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An In Vitro Human Small Intestine Tissue Model for Drug Permeation Studies

Award Information
Agency: Department of Health and Human Services
Branch: National Institutes of Health
Contract: 2R44GM108164-02
Agency Tracking Number: R44GM108164
Amount: $1,329,781.00
Phase: Phase II
Program: SBIR
Solicitation Topic Code: 300
Solicitation Number: PA14-071
Solicitation Year: 2014
Award Year: 2016
Award Start Date (Proposal Award Date): 2016-02-01
Award End Date (Contract End Date): 2019-01-31
Small Business Information
Ashland, MA 01721-1716
United States
DUNS: 147365936
HUBZone Owned: No
Woman Owned: No
Socially and Economically Disadvantaged: No
Principal Investigator
 (508) 881-6771
Business Contact
Phone: (508) 881-6771
Research Institution

DESCRIPTIONprovided by applicantApproximatelyof currently marketed drugs are orally administered formulations whose clinical efficacy critically depends on the absorption from the small intestineSMIHowevercurrently available in vitro intestinal models rely predominantly on cancer cell lines that do not recapitulate theD microenvironment of the small intestineLikewiseanimal models often fail short in predicting in vivo human outcomes of candidate drugsDuring Phase Iwe successfully developed a promising small intestine drug permeation model based on an in vitroorganotypic tissue comprised of human SMI cellsCharacterization of the in vitro SMI tissues showed good correspondence to native human tissue in terms of histologytransepithelial electrical resistanceand structural featuresThe utility of the SMI model for drug permeation studies was demonstratedIn vitro SMI permeability data strongly correlated with in vivo human absorption datarwhereas data from the widely used Cacocell line model was less predictiverPermeability data also demonstrated that efflux transporters were functional in the SMI in vitro tissue and inhibition studies showed that the SMI tissue will likely be useful to study drug drug interactionsAn economic analysis of the in vitro model showed significant advantages versus comparable rodent bioavailability studiesThe ultimate goal of this project is produce a validatedbiologically relevant organotypic SMI model that predicts intestinal drug absorption bioavailability of orally administered drugsThe human in vivo like characteristics of the SMI model and its capacity to measure drug absorptionmetabolismand drug drug interactions make it a superior tool to existing in vitro and ex vivo methodsIn the proposed applicationwe will finalize a drug permeation and metabolism prediction modelReproducibility of the model will be determined and transferability of the in vitro assay methods to other laboratories will be demonstratedSuccessful completion of these Phasegoals will result in an extremely useful model for early preclinical drug screeningThe human primary cell based SMI tissue model will improve pharmacokinetic analysis of new drug formulationsaccelerate drug developmentand reduce the everincreasing development cost of drugs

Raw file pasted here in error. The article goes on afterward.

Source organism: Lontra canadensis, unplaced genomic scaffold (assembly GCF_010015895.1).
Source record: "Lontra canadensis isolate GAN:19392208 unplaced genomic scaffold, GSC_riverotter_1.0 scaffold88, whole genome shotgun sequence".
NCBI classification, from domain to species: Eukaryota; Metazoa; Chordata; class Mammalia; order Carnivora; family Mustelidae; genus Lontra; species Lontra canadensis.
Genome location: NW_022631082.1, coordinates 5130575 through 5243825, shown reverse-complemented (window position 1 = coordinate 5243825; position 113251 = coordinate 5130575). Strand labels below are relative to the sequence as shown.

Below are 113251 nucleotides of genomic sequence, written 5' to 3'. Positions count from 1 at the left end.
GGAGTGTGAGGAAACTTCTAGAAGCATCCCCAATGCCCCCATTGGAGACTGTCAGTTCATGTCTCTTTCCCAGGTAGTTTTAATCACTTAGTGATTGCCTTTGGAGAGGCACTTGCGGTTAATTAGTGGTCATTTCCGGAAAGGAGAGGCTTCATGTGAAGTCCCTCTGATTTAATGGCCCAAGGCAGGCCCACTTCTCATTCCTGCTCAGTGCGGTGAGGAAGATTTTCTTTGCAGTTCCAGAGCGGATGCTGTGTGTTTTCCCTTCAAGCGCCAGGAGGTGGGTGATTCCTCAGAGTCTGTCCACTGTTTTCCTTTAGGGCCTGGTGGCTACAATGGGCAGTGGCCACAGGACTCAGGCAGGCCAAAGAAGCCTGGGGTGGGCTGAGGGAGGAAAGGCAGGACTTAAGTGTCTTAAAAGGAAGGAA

* Information listed above is at the time of submission. *

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